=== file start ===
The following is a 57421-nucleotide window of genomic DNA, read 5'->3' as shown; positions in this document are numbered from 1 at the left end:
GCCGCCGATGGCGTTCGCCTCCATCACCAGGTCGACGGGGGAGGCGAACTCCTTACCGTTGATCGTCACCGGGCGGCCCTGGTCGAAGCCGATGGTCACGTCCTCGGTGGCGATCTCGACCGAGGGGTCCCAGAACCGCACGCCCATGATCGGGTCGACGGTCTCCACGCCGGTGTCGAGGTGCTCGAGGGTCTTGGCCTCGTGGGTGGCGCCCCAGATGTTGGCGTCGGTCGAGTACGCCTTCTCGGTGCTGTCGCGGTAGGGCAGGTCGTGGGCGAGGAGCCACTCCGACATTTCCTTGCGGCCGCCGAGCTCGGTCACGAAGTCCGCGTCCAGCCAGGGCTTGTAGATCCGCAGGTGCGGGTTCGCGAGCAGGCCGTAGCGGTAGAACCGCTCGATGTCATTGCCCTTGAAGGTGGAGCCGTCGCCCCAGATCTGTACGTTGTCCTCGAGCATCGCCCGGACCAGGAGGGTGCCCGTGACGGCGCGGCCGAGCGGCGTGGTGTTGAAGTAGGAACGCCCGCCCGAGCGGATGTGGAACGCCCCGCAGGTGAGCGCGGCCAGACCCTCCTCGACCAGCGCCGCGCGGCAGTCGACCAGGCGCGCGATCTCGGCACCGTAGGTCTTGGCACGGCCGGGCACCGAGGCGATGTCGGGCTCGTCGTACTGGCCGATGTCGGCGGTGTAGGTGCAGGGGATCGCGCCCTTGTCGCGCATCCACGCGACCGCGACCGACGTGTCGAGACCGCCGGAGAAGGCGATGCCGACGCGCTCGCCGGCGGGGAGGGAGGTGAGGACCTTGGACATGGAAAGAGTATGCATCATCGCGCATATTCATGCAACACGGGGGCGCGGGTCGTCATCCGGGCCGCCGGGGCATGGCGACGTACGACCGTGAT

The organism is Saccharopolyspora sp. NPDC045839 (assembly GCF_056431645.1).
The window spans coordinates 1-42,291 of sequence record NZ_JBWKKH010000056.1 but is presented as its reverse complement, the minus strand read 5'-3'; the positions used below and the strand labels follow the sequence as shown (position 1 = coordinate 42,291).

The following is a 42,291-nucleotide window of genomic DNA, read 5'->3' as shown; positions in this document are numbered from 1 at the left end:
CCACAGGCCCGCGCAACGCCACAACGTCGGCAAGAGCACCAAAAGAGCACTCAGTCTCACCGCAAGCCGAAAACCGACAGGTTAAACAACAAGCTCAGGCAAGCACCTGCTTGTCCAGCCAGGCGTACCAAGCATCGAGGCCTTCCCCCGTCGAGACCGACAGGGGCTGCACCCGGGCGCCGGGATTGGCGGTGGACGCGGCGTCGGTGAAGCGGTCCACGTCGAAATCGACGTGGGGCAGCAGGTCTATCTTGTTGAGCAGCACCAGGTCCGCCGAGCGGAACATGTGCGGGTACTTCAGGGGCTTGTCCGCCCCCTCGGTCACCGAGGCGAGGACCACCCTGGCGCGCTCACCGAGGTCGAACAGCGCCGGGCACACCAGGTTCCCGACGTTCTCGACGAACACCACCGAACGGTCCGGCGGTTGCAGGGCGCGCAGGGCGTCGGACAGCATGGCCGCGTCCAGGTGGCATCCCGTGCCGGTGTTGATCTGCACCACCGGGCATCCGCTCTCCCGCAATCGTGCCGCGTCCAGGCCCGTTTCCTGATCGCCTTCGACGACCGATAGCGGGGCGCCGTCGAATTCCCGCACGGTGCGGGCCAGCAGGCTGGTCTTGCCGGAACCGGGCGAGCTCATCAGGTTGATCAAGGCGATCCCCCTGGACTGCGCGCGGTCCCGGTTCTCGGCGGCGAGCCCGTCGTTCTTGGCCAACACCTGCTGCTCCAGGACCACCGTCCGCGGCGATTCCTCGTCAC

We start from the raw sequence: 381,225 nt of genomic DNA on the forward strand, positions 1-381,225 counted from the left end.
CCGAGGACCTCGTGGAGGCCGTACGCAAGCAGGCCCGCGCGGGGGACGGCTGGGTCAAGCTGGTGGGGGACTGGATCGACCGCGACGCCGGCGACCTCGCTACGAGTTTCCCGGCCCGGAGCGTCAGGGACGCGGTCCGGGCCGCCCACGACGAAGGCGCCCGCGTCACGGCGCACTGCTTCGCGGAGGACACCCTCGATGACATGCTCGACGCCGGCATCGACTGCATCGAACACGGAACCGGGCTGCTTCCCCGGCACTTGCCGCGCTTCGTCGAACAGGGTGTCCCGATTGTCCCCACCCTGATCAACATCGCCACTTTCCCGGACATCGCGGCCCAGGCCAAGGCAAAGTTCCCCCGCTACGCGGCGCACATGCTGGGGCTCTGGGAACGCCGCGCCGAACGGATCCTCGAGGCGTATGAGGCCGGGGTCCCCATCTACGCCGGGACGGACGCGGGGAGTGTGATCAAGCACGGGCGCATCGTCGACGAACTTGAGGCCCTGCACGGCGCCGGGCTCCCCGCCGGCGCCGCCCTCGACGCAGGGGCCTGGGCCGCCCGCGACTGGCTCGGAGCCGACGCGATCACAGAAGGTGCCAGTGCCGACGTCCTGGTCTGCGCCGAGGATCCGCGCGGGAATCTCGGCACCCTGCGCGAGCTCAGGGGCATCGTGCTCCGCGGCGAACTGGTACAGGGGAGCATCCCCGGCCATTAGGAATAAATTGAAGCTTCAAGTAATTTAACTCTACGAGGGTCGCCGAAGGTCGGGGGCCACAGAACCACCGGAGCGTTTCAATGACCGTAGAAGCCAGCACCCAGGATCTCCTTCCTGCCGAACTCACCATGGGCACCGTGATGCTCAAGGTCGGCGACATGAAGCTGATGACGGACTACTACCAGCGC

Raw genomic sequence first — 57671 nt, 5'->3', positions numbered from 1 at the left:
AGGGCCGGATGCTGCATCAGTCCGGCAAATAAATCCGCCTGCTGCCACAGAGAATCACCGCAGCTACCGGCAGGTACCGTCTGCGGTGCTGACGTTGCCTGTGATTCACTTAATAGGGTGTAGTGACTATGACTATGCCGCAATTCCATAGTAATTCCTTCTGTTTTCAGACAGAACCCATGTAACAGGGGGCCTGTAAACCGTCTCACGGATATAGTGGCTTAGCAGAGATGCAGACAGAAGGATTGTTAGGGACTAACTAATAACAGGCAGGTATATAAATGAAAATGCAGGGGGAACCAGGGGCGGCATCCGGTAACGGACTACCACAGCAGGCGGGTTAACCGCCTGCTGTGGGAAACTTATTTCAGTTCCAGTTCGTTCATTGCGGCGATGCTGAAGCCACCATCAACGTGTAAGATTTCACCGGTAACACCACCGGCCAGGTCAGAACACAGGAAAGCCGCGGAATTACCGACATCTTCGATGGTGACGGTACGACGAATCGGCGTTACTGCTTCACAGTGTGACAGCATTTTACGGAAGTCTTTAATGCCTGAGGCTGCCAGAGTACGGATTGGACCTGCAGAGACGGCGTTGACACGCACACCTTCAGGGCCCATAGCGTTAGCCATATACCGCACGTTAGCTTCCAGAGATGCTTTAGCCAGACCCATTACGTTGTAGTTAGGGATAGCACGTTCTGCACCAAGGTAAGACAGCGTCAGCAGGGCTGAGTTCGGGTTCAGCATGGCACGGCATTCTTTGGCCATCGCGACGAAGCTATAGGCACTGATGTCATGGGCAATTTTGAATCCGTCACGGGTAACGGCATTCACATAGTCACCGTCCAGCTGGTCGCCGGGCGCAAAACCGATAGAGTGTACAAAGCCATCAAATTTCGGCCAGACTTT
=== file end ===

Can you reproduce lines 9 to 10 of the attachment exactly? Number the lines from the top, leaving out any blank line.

Raw genomic sequence first — 57671 nt, 5'->3', positions numbered from 1 at the left:
AGGGCCGGATGCTGCATCAGTCCGGCAAATAAATCCGCCTGCTGCCACAGAGAATCACCGCAGCTACCGGCAGGTACCGTCTGCGGTGCTGACGTTGCCTGTGATTCACTTAATAGGGTGTAGTGACTATGACTATGCCGCAATTCCATAGTAATTCCTTCTGTTTTCAGACAGAACCCATGTAACAGGGGGCCTGTAAACCGTCTCACGGATATAGTGGCTTAGCAGAGATGCAGACAGAAGGATTGTTAGGGACTAACTAATAACAGGCAGGTATATAAATGAAAATGCAGGGGGAACCAGGGGCGGCATCCGGTAACGGACTACCACAGCAGGCGGGTTAACCGCCTGCTGTGGGAAACTTATTTCAGTTCCAGTTCGTTCATTGCGGCGATGCTGAAGCCACCATCAACGTGTAAGATTTCACCGGTAACACCACCGGCCAGGTCAGAACACAGGAAAGCCGCGGAATTACCGACATCTTCGATGGTGACGGTACGACGAATCGGCGTTACTGCTTCACAGTGTGACAGCATTTTACGGAAGTCTTTAATGCCTGAGGCTGCCAGAGTACGGATTGGACCTGCAGAGACGGCGTTGACACGCACACCTTCAGGGCCCATAGCGTTAGCCATATACCGCACGTTAGCTTCCAGAGATGCTTTAGCCAGACCCATTACGTTGTAGTTAGGGATAGCACGTTCTGCACCAAGGTAAGACAGCGTCAGCAGGGCTGAGTTCGGGTTCAGCATGGCACGGCATTCTTTGGCCATCGCGACGAAGCTATAGGCACTGATGTCATGGGCAATTTTGAATCCGTCACGGGTAACGGCATTCACATAGTCACCGTCCAGCTGGTCGCCGGGCGCAAAACCGATAGAGTGTACAAAGCCATCAAATTTCGGCCAGACTTT